But even so, I'm still not convinced.  Van Gogh never had--not at any time in his adult life--much money to burn. In fact, what money he had came in the form of handouts from Theo.  That money typically went to paint and other supplies, books, and--at least while in Paris--visits to cafes.   There would not have been much leftover to pay a photographer.  (Of course, maybe Theo wanted the photograph made and paid the fee.)  Nor is there any mention in his letters of him sitting for a photograph.  (Then again, he wrote far fewer letters when he lived in Paris than before or after.)  And I have to ask why, if this is a legitimate photograph of Van Gogh, it only surfaced now and not much earlier?  Would not Theo have held on to it after Vincent left Paris for Arles?  (Theo religiously saved all the letters Vincent wrote him; why not a photograph too?)  Wouldn't some other family member have taken possession of it after Theo died in 1891?  If it is Vincent, why was the photograph included in an album of photographs featuring mostly clergymen?  And, most important, does it really look that much like the man?   It could be Vincent, or it could simply be an anonymous 19th century Parisian who bears a passing resemblance to him.   If it is Vincent, than we can surely say that the man changed a great deal between his late teens and early thirties.  (It's not just that he's older--that's to be expected--but the very structure of his face, and even his nose, looks different to me.) Just as a comparison, look at these two photographs of Paul Gauguin.  The one on the left dates from 1880, when the artist was 32; the one on the right dates from 1891, when Gauguin was 43.  That's an eleven year time span, and yet there's no mistaking either image for anyone but Paul Gauguin.  The man on the left is quite obviously the same man as on the right.  I know it's not fair to compare how one person ages to how another does, but it gets to the heart of the question for me.  Would an even older-than-his-years Vincent looked like the man in the recently discovered photograph, or would he have looked more like his own photograph from fourteen or so years earlier?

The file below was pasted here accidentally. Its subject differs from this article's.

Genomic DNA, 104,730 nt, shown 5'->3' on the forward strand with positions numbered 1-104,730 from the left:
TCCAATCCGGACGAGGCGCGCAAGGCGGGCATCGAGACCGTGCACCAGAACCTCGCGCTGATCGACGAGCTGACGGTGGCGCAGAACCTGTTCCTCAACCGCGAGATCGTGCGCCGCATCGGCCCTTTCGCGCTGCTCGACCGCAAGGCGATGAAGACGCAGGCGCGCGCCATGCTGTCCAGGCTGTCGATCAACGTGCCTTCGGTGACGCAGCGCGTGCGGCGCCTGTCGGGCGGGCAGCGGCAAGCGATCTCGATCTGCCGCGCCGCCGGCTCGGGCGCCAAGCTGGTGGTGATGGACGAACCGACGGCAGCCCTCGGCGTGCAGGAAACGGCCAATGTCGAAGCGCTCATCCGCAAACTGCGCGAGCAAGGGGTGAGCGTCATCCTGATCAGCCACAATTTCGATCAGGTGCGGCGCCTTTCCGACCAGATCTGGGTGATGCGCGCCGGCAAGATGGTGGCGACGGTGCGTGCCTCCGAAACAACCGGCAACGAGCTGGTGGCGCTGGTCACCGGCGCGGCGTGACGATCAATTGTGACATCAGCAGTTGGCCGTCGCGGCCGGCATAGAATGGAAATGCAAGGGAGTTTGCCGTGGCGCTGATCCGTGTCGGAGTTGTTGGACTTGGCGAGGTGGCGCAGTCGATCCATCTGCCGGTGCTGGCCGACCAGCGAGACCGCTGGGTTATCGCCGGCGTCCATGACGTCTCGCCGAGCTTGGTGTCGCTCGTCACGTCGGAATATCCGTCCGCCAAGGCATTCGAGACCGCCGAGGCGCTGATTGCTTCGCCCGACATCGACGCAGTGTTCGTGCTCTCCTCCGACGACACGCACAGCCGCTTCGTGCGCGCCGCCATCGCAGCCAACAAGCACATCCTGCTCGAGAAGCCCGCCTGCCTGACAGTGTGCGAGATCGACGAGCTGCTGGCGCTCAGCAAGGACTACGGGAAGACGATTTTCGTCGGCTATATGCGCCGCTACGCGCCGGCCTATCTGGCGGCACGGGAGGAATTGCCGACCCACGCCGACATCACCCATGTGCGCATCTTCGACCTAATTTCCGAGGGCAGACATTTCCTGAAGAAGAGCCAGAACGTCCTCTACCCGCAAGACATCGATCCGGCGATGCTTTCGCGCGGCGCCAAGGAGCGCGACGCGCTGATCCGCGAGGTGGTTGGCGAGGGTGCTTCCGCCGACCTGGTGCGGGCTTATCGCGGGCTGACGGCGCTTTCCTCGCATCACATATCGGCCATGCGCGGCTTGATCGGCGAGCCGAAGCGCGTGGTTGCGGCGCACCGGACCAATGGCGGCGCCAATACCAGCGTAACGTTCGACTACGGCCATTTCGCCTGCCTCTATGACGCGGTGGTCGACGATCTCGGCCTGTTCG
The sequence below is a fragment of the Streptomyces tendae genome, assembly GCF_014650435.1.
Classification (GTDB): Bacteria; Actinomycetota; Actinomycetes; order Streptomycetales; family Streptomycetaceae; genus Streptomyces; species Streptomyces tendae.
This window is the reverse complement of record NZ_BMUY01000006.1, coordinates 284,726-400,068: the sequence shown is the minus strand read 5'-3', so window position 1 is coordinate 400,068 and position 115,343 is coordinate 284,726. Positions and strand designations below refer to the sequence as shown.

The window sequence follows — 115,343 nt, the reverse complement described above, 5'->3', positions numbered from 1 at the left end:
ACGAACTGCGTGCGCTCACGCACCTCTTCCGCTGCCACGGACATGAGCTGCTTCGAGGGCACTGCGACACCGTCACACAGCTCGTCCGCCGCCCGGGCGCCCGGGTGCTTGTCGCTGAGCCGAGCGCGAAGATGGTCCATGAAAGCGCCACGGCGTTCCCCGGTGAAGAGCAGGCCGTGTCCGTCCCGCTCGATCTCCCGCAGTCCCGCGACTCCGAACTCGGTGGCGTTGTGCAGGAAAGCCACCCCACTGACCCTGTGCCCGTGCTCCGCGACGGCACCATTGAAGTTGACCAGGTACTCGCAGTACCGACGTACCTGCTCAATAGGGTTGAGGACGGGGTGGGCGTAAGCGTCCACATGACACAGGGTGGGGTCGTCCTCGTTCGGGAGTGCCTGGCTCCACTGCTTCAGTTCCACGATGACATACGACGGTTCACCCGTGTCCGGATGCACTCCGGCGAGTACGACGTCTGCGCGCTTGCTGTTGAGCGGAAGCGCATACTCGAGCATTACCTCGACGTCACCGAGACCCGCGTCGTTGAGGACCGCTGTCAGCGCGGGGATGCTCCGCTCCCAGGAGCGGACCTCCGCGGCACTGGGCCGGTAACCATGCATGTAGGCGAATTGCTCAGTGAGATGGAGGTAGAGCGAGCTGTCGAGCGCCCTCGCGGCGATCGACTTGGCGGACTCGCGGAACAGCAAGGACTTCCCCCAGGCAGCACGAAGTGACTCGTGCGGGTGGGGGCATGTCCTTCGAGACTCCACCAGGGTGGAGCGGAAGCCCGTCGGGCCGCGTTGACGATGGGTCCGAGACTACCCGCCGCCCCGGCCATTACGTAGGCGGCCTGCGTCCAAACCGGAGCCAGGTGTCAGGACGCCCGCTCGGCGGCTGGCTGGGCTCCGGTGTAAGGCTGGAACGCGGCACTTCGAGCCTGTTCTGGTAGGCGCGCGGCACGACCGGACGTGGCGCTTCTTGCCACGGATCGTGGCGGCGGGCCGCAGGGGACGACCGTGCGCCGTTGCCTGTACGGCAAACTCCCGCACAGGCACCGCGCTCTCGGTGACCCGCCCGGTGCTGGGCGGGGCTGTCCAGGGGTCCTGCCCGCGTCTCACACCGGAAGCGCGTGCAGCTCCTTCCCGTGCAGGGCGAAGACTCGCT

Postscript:  Happy New Year!  I hope everyone is enjoying a pleasant start to 2013.